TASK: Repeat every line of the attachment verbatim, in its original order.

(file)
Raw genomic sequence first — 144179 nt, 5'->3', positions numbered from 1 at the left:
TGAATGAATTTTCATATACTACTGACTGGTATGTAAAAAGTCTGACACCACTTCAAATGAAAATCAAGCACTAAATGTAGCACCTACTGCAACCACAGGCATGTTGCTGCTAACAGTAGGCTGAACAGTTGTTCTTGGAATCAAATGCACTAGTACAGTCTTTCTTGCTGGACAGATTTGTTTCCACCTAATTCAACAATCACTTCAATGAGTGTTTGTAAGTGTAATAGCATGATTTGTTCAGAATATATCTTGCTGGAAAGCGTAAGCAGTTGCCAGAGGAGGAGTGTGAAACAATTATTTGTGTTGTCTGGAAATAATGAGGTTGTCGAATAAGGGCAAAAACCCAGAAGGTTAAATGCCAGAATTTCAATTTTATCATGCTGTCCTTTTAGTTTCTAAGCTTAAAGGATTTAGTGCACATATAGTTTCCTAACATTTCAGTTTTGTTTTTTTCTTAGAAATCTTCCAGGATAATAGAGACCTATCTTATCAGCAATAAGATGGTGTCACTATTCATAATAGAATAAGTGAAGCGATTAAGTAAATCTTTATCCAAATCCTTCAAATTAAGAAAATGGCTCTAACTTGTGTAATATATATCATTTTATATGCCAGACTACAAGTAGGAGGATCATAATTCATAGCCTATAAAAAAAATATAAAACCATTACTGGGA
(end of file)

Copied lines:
Raw genomic sequence first — 144179 nt, 5'->3', positions numbered from 1 at the left:
TGAATGAATTTTCATATACTACTGACTGGTATGTAAAAAGTCTGACACCACTTCAAATGAAAATCAAGCACTAAATGTAGCACCTACTGCAACCACAGGCATGTTGCTGCTAACAGTAGGCTGAACAGTTGTTCTTGGAATCAAATGCACTAGTACAGTCTTTCTTGCTGGACAGATTTGTTTCCACCTAATTCAACAATCACTTCAATGAGTGTTTGTAAGTGTAATAGCATGATTTGTTCAGAATATATCTTGCTGGAAAGCGTAAGCAGTTGCCAGAGGAGGAGTGTGAAACAATTATTTGTGTTGTCTGGAAATAATGAGGTTGTCGAATAAGGGCAAAAACCCAGAAGGTTAAATGCCAGAATTTCAATTTTATCATGCTGTCCTTTTAGTTTCTAAGCTTAAAGGATTTAGTGCACATATAGTTTCCTAACATTTCAGTTTTGTTTTTTTCTTAGAAATCTTCCAGGATAATAGAGACCTATCTTATCAGCAATAAGATGGTGTCACTATTCATAATAGAATAAGTGAAGCGATTAAGTAAATCTTTATCCAAATCCTTCAAATTAAGAAAATGGCTCTAACTTGTGTAATATATATCATTTTATATGCCAGACTACAAGTAGGAGGATCATAATTCATAGCCTATAAAAAAAATATAAAACCATTACTGGGA